US lawmakers vote to stop Internet gambling

US lawmakers voted to forbid the use of credit cards to settle online bets, an effort to halt mushrooming interest in Internet gambling, according to an Associated Press report.

The report also said opponents believed that this would not work and decried exceptions for state-run lotteries and a horse racing industry that had powerful patrons in Congress. The vote was 317-93.

"The House has acted very strongly on this measure," Rep. Bob Goodlatte (Republican, Virginia), one of the bill's lead sponsors, was quoted as saying. "I think that should send a strong signal that we need for the Senate to act."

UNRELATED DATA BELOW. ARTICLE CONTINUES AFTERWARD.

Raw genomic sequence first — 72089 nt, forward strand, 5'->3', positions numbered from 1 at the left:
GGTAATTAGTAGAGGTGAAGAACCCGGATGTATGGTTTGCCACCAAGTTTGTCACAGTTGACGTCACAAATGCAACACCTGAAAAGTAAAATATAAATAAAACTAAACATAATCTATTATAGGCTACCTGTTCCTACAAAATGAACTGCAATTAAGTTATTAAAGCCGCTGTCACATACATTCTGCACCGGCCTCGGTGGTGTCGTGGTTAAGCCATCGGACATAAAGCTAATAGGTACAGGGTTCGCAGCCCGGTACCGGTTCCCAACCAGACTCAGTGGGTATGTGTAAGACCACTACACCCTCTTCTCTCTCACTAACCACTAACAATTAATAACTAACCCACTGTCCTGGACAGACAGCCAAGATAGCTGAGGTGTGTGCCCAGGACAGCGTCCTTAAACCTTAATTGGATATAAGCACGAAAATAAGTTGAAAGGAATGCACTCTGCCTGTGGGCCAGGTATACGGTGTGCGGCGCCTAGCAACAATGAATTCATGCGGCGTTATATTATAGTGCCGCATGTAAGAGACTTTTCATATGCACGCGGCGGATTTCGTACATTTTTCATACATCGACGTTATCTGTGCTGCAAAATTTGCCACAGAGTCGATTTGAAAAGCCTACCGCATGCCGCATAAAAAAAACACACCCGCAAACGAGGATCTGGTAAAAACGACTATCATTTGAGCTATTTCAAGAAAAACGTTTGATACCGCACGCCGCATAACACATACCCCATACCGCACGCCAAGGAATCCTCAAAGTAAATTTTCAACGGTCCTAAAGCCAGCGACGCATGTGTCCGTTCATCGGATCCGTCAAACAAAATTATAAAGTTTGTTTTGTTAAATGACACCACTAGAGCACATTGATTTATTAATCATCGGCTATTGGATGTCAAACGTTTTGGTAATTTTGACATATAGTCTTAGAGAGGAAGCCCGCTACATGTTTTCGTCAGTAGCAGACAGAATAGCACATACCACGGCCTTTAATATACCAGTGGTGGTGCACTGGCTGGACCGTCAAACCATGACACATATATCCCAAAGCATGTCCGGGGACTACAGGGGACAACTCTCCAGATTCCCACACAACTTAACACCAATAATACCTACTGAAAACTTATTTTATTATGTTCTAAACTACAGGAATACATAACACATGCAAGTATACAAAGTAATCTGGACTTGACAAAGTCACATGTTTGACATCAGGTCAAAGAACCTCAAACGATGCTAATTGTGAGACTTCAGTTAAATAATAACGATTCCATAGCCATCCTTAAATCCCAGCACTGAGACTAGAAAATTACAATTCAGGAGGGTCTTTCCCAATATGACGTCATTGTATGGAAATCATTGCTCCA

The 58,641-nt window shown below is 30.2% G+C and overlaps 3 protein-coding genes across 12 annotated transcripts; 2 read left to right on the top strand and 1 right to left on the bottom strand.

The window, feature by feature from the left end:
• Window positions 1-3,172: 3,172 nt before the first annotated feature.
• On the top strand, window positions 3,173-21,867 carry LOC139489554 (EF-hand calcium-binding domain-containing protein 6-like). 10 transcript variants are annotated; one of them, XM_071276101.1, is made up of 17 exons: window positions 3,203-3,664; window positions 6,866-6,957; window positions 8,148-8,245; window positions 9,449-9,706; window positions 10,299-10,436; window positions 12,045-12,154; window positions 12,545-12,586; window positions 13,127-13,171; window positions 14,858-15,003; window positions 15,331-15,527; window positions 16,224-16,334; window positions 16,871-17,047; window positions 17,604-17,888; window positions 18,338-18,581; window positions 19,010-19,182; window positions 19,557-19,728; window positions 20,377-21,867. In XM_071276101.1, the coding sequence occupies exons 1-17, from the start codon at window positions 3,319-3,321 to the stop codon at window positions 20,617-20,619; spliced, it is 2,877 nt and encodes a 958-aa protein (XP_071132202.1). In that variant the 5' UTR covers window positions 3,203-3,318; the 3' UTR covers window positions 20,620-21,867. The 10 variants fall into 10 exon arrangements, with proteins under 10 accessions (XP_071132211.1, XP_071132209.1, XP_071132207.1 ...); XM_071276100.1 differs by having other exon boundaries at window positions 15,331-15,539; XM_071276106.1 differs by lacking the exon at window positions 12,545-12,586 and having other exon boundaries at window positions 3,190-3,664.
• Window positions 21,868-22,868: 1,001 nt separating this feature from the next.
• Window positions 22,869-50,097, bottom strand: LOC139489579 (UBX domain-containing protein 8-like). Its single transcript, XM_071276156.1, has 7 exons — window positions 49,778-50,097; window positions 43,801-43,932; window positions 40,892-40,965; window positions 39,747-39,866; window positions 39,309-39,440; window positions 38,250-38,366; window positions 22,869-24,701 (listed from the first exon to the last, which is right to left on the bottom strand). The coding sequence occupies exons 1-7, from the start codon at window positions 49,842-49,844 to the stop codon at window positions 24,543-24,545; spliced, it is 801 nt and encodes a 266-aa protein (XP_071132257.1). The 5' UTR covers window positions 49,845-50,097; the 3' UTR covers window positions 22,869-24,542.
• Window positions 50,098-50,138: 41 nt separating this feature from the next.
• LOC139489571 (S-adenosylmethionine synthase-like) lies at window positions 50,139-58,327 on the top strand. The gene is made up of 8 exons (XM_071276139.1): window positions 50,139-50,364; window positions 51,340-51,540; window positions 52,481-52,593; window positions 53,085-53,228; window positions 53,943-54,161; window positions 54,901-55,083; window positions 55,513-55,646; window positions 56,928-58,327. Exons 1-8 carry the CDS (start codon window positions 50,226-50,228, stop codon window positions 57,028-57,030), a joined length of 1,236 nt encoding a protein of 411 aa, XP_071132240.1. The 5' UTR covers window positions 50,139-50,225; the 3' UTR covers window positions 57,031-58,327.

Senate leaders had not identified the bill as a top priority, but the bill's main champion in that chamber, Arizona Republican Jon Kyl, said he would pursue it aggressively, the report said.

The legislation would clarify and update current law to spell out that most gambling was illegal online and would prohibit most payment forms from being used to settle online wagers.

Critics argued that regulating the $12-billion industry and collecting taxes on it would be more effective than outlawing it. They said policing the Internet was impossible.

The Internet gambling industry is headquartered almost entirely outside the US, although about half of its customers live in the US.

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